Often as technology advances, the law scrambles to catch up. Of course, the law cannot necessarily be expected to see into the future or to anticipate all possible ramifications of the development and usage of technology. Most often, when individuals consider legal or ethical issues and adjustments to the law as they pertain to technology, they often think of the Internet and its many complications. However, long before the Internet exploded into prevalence the way it is now, the public, businesses and organizations, and the government were faced with other technology advancements which required legislation in order to adequately monitor and manage. This paper will examine two such pieces of legislation in particular and the technological advances which prompted their adoption – the Cable Communications Policy Act of 1984 and the Electronic Funds Transfer Act of 1978.
The Cable Communications Policy Act (CCPA) of 1984 is actually an amended version of the Communications Act of 1934. Its primary goals are to regulate the cable television industry and to provide protections for cable consumer privacy. Like all good legislation, the CCPA attempts to protect the interests of all parties involved. In the case of the CCPA, the cable industry felt the government was over-regulating, while the government expressed concern regarding equitable competition within the industry. In other words, given that there were several personal communication services (PSC) providers at one time, it only made sense in the free market to give consumers a choice. It was a boom in PSC providers, and the overall boom in the cable television industry in general, which necessitated the amendment of the original Communications Act of 1934, which in its original form did not and could not account for the many variables associated with cable television, including the hardware and software associated with the provision of cable television service. The CCPA however enabled consumers to purchase the video devices of their choice which would be compatible with any and all services providing access or subscriptions to multichannel video programming. However, this freedom of choice – of both devices and deliverers of service – increased the vulnerability of consumers. Therefore, the CCPA also protects the interests and rights of the consumers, primarily by prohibiting cable providers from abusing the personal information/privacy of consumers with regard to the collection, storage, and dissemination of that personal information.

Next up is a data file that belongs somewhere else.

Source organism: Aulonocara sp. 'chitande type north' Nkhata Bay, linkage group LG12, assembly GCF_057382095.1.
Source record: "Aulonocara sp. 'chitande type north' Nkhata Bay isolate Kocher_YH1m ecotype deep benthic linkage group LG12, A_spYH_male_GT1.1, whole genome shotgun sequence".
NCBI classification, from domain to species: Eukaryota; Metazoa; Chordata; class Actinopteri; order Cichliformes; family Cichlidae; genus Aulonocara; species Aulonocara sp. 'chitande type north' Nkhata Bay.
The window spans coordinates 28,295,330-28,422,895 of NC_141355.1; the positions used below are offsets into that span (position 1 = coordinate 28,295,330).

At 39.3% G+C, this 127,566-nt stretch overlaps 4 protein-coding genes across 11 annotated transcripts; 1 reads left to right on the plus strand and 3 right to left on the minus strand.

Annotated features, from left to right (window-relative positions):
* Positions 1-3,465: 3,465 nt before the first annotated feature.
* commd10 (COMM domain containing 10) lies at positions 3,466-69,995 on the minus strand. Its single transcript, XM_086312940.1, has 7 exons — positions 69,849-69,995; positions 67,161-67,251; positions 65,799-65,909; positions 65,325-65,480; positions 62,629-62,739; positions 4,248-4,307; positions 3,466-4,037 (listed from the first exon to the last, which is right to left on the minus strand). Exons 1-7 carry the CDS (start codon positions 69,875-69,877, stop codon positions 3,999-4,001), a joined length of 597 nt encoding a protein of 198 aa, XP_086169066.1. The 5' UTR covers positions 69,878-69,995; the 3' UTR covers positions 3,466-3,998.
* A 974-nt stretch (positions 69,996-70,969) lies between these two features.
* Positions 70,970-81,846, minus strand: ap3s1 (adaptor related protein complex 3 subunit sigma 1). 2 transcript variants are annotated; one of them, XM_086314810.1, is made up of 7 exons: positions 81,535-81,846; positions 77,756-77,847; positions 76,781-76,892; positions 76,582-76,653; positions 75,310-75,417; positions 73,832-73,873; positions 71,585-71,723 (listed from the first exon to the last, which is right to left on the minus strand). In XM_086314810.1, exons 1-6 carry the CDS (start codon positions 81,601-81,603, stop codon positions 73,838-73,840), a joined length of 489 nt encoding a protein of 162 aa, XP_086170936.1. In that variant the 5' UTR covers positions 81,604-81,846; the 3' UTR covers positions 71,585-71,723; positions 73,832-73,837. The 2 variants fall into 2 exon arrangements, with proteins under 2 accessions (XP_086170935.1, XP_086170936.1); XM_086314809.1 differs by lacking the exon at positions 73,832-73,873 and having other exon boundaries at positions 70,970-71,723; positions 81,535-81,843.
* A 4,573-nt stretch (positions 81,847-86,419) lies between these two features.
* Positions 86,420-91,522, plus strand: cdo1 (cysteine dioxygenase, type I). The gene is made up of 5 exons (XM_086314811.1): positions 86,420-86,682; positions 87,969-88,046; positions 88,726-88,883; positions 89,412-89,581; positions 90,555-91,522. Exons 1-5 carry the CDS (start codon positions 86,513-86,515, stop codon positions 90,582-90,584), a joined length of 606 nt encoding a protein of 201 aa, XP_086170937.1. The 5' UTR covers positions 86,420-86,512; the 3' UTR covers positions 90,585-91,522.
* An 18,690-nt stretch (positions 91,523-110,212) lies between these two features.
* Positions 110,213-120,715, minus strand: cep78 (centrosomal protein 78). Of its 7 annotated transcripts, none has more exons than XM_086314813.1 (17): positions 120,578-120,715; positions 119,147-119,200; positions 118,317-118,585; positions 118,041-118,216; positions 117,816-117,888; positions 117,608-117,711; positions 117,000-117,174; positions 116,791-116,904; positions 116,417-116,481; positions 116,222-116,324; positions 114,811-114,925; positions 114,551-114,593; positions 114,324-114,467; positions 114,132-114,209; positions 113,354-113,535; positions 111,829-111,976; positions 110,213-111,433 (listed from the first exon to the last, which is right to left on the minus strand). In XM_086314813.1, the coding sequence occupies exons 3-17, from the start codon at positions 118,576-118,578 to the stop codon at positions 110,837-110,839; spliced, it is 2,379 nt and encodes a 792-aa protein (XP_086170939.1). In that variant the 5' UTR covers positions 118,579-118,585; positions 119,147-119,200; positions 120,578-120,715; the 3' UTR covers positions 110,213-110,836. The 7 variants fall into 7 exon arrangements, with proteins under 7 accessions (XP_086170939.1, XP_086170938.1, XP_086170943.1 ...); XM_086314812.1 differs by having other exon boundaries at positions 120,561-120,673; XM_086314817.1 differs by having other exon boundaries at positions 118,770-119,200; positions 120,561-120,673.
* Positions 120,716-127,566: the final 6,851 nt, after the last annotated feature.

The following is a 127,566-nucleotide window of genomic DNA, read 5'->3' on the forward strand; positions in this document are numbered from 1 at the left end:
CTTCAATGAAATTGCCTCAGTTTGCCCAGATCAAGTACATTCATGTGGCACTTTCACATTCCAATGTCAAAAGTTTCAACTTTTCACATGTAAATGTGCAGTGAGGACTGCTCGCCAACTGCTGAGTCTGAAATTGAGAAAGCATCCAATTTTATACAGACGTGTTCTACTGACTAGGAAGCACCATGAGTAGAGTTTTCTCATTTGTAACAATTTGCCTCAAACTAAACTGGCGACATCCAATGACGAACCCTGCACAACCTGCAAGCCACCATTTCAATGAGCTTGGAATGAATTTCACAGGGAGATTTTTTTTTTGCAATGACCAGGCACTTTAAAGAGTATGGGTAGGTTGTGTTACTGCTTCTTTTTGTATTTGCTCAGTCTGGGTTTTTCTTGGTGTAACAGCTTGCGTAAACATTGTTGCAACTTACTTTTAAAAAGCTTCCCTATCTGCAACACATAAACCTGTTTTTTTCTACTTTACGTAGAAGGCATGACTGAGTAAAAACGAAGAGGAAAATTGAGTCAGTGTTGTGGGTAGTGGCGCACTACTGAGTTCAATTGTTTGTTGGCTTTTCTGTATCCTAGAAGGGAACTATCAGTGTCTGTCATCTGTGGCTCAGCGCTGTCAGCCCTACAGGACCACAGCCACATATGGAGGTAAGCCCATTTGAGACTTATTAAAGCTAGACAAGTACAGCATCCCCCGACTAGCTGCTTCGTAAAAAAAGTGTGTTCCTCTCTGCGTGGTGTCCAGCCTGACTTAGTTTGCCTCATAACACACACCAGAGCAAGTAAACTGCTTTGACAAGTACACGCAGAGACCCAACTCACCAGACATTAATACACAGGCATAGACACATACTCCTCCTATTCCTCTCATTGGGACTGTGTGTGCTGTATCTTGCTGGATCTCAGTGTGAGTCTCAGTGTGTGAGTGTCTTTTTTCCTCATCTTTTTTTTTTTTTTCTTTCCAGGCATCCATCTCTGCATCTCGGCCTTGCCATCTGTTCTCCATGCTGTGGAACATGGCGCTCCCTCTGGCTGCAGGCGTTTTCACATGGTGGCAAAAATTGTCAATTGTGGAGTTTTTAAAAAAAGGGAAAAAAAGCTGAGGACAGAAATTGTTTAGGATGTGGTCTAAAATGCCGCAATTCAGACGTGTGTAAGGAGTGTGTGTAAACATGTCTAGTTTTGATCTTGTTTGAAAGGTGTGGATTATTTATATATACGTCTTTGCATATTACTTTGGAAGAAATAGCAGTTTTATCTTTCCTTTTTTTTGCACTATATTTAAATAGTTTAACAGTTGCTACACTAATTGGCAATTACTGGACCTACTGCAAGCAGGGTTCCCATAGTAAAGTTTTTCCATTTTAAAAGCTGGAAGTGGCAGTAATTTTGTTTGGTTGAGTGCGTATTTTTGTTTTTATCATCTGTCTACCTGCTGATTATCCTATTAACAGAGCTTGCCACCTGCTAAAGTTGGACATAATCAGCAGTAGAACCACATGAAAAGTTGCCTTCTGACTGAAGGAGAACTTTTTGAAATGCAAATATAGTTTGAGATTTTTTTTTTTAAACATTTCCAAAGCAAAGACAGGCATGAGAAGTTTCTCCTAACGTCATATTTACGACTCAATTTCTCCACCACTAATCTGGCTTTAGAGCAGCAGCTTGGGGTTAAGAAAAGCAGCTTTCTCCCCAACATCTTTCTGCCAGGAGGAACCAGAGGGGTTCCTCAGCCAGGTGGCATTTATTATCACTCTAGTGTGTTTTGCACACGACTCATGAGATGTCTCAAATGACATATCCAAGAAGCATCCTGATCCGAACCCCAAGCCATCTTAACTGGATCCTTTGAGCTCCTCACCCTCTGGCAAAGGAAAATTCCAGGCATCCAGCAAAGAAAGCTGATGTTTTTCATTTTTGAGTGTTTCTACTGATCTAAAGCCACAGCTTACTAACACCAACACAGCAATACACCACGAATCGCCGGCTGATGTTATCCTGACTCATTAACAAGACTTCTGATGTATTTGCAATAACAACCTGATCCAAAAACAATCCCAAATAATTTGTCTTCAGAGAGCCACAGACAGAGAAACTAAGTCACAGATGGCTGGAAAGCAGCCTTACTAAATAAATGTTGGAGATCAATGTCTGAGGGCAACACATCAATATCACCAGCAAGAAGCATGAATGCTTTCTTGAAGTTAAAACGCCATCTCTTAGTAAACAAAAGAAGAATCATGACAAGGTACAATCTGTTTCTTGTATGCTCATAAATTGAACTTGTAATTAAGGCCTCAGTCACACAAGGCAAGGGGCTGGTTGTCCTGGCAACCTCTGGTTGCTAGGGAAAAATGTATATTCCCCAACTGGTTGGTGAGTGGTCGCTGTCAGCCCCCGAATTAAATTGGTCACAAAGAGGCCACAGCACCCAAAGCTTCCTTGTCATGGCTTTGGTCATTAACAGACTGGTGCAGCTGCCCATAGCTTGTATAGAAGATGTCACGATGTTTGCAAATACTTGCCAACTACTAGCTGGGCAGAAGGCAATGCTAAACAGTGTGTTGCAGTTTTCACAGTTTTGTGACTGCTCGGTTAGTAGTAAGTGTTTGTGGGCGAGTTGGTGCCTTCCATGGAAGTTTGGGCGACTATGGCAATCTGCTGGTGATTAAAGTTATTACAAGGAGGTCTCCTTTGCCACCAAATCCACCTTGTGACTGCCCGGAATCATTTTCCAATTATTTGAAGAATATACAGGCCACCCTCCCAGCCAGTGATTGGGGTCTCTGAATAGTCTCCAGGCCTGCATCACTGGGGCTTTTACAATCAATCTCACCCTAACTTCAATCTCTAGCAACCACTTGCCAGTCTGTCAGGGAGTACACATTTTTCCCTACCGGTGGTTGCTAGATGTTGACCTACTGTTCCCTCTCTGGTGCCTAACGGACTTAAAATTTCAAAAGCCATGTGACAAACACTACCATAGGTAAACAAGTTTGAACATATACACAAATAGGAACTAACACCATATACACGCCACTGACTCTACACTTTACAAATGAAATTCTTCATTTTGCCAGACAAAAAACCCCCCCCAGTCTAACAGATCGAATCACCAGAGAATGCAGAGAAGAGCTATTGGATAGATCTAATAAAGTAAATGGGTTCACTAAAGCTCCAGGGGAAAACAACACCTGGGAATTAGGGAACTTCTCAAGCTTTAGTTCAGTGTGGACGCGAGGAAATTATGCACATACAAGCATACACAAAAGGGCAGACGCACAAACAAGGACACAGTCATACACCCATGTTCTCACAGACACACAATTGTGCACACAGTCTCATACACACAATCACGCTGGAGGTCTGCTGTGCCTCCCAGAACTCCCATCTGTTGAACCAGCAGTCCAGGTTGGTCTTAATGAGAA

The Electronic Funds Transfer Act (EFTA) of 1978 is primarily intended to protect the rights of consumers who opt to use electronic means in order to conduct financial or banking-related business. Like the CCPA, the EFTA is also intended to protect the personal information/privacy of consumers. The necessity of the EFTA emerged as a result of the development of electronic funds transfers and other banking technologies. Electronic fund transfers (EFTs) were not well-regulated prior to the adoption of the EFTA, leaving consumers and other participants in EFTs vulnerable to loss, theft, and fraud. With the implementation of the EFTA, however, the rights and interests of consumers and involved parties were established.
In both cases, the rights of the consumers were of high interest in the creation of the legislation. Since the average consumer lacks the necessary clout to regulate industries or to manage multiparty transactions such as cable service provision or EFTs, the government had to step in make legal provisions for these circumstances. In both cases, amendments have since been made in order to continue to reflect changes in technology and the growing global environment. In both cases booms in previously established industries were the catalyst. In the case of CCPA, the increase in cable service providers and related devices necessitated legislation. In the case of the EFTA, the ability to transfer funds wirelessly required safeguards to protect the interests of involved parties.